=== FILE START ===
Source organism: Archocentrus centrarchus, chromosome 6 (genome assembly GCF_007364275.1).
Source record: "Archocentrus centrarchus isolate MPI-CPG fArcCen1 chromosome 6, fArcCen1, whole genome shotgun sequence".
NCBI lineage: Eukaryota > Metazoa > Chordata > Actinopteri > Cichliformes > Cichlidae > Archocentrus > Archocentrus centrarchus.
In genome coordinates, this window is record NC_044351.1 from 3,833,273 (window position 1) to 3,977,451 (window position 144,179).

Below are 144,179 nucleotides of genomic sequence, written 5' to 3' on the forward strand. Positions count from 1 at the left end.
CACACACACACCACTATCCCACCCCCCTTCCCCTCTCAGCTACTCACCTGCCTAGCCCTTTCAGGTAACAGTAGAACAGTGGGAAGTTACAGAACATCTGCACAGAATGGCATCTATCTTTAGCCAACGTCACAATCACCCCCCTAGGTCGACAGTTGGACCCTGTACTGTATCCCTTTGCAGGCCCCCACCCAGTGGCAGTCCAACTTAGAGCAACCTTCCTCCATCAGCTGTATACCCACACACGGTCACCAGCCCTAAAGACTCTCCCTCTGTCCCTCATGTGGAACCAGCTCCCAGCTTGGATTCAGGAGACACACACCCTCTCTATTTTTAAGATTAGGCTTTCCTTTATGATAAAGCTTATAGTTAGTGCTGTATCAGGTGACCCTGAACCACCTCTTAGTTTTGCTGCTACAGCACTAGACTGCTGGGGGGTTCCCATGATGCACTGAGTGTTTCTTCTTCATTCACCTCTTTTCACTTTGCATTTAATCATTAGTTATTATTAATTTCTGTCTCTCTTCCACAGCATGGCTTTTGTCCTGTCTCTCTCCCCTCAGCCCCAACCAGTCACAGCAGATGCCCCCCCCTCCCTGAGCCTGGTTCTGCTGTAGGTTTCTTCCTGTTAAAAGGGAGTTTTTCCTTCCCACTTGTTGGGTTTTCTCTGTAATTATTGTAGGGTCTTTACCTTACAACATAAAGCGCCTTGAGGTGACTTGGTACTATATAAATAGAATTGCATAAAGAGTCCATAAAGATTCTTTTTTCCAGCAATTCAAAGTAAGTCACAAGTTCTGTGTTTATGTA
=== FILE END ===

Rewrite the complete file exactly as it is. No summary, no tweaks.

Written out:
Source organism: Archocentrus centrarchus, chromosome 6 (genome assembly GCF_007364275.1).
Source record: "Archocentrus centrarchus isolate MPI-CPG fArcCen1 chromosome 6, fArcCen1, whole genome shotgun sequence".
NCBI lineage: Eukaryota > Metazoa > Chordata > Actinopteri > Cichliformes > Cichlidae > Archocentrus > Archocentrus centrarchus.
In genome coordinates, this window is record NC_044351.1 from 3,833,273 (window position 1) to 3,977,451 (window position 144,179).

Below are 144,179 nucleotides of genomic sequence, written 5' to 3' on the forward strand. Positions count from 1 at the left end.
CACACACACACCACTATCCCACCCCCCTTCCCCTCTCAGCTACTCACCTGCCTAGCCCTTTCAGGTAACAGTAGAACAGTGGGAAGTTACAGAACATCTGCACAGAATGGCATCTATCTTTAGCCAACGTCACAATCACCCCCCTAGGTCGACAGTTGGACCCTGTACTGTATCCCTTTGCAGGCCCCCACCCAGTGGCAGTCCAACTTAGAGCAACCTTCCTCCATCAGCTGTATACCCACACACGGTCACCAGCCCTAAAGACTCTCCCTCTGTCCCTCATGTGGAACCAGCTCCCAGCTTGGATTCAGGAGACACACACCCTCTCTATTTTTAAGATTAGGCTTTCCTTTATGATAAAGCTTATAGTTAGTGCTGTATCAGGTGACCCTGAACCACCTCTTAGTTTTGCTGCTACAGCACTAGACTGCTGGGGGGTTCCCATGATGCACTGAGTGTTTCTTCTTCATTCACCTCTTTTCACTTTGCATTTAATCATTAGTTATTATTAATTTCTGTCTCTCTTCCACAGCATGGCTTTTGTCCTGTCTCTCTCCCCTCAGCCCCAACCAGTCACAGCAGATGCCCCCCCCTCCCTGAGCCTGGTTCTGCTGTAGGTTTCTTCCTGTTAAAAGGGAGTTTTTCCTTCCCACTTGTTGGGTTTTCTCTGTAATTATTGTAGGGTCTTTACCTTACAACATAAAGCGCCTTGAGGTGACTTGGTACTATATAAATAGAATTGCATAAAGAGTCCATAAAGATTCTTTTTTCCAGCAATTCAAAGTAAGTCACAAGTTCTGTGTTTATGTA